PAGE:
DALLAS (CBSDFW.COM) – The street corner where 13-year-old Malik Tyler was killed Tuesday night has a long, notorious history of drug deals, fights and shootings.

Since 2013, at least five people have been murdered near the corner of Bruton Road and St. Augustine Drive in Pleasant Grove.

Malik Tyler was shot and killed at this street corner  in Pleasant Grove (CBS 11)

In 2013, Craig Watson, 51, a homeless veteran, was sitting at the bus stop near the corner when he was shot and killed.

Three years later, in 2016, George Dennis went to get food at the Adams Food Mart convenient store when someone drove by and indiscriminately started firing.

The 31-year-old was hit and died a few months later from his injuries.

Malik Tyler is also the second young teenager to be killed at the location.

Malik Tyler

In 2016, 15-year-old Kalvin Hopson was fatally shot by a 17-year-old suspect.

Over the years, the city of Dallas has tried curb the crime in the area that often takes place in the parking lots of the convenience store and the self-service car wash that are located on the busy street corner.

The Dallas Police Department targeted the area with automatic license plate readers and installed a surveillance camera on a street light. The city also denied the Adams Food Mart convenience store a permit to sell wine and beer.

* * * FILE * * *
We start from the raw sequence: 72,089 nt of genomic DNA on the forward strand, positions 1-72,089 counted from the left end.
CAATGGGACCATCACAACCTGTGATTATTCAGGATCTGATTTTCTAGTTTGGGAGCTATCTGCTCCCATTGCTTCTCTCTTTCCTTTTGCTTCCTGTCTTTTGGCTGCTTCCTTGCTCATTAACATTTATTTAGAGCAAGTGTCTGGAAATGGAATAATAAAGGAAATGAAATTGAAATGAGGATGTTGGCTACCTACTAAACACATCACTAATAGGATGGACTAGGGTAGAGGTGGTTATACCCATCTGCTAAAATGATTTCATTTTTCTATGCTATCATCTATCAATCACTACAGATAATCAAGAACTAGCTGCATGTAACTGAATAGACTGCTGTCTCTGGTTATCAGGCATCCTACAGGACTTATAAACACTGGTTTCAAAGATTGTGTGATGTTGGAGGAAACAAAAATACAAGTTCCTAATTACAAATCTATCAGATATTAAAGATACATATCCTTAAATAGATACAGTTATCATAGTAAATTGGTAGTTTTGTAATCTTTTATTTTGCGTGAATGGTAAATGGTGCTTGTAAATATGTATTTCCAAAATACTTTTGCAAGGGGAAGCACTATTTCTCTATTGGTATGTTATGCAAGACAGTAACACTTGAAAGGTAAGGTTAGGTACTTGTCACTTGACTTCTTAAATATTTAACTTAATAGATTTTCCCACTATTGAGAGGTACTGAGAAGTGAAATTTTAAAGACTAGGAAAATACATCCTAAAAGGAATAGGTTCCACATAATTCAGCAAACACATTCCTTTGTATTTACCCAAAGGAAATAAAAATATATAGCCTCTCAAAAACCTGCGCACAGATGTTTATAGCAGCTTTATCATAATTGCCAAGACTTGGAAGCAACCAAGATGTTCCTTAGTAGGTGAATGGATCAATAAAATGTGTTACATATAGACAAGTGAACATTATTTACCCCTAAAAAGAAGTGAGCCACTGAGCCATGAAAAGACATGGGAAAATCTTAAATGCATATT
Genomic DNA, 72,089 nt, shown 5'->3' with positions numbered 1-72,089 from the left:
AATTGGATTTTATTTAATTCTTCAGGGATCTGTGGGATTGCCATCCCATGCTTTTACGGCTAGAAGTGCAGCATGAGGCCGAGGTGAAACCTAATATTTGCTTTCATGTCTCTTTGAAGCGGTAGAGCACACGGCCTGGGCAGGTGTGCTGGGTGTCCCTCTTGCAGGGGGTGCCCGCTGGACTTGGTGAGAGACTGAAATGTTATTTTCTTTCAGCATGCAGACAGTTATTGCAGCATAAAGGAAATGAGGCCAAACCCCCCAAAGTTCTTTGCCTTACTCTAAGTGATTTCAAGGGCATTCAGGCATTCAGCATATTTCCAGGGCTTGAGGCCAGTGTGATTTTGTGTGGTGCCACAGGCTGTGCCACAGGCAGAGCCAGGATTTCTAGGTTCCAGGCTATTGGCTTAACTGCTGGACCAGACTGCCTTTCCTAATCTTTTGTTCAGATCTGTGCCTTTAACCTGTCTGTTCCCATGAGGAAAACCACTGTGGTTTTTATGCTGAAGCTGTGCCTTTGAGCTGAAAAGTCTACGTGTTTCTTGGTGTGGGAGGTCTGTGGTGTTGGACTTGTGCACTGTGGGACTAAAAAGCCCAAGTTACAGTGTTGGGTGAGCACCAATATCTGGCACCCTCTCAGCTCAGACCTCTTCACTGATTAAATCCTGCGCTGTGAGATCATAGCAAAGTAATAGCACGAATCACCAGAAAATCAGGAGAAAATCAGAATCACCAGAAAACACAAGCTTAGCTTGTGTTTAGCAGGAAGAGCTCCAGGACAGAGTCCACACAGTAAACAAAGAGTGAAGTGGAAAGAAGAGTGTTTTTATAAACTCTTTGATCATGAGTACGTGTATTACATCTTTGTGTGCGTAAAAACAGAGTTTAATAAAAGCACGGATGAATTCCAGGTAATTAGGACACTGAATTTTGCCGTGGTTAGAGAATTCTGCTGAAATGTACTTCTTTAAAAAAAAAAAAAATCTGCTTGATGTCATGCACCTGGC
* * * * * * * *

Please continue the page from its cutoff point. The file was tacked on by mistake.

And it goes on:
Neighbors, however, said these efforts have done little to make the corner safer.

In one of its latest attempts to reduce crime in the area, the city is suing the owner of the self-service car wash in the 9500 block of Bruton Street.

Dallas Leaders Want To Shut Down Car Wash They Say Attracts Crime

I-Team: Crime-Ridden Pleasant Grove Street Corner Target Of City Of Dallas Lawsuit

The city wants the owner, Jerry Sliwa, to do more to prevent criminal activity on his property.

The 77-year-old bought the self-service car wash six years ago as retirement investment.

He told the CBS 11 I-Team in an interview earlier this year, “I didn’t buy the crime with the car wash. I just bought the car wash.”

Sliwa said he has done everything the city has asked him, including recently installing new security cameras that live streams the video so it can be monitored by a security guard.

Sliwa’s attorney, Steve Raynor, met with city officials Tuesday.

Raynor said the city wants the security guards hired by the car wash to be more aggressive with looters.

In the past several months after the lawsuit was filed, Sliwa has put up cameras, extra lights, a fence, along with signage warning about loitering.

He also added a gate and started closing the car wash at 10:00 p.m. instead of keeping it open all night.

Dallas Councilman Kevin Felder said, especially with the current shortage of police officers, the Dallas Police Department cannot afford to be the private security for businesses.

Felder has championed the city’s aggressive legal approach it has taken on owners of self-serve car washes with a history of criminal activity.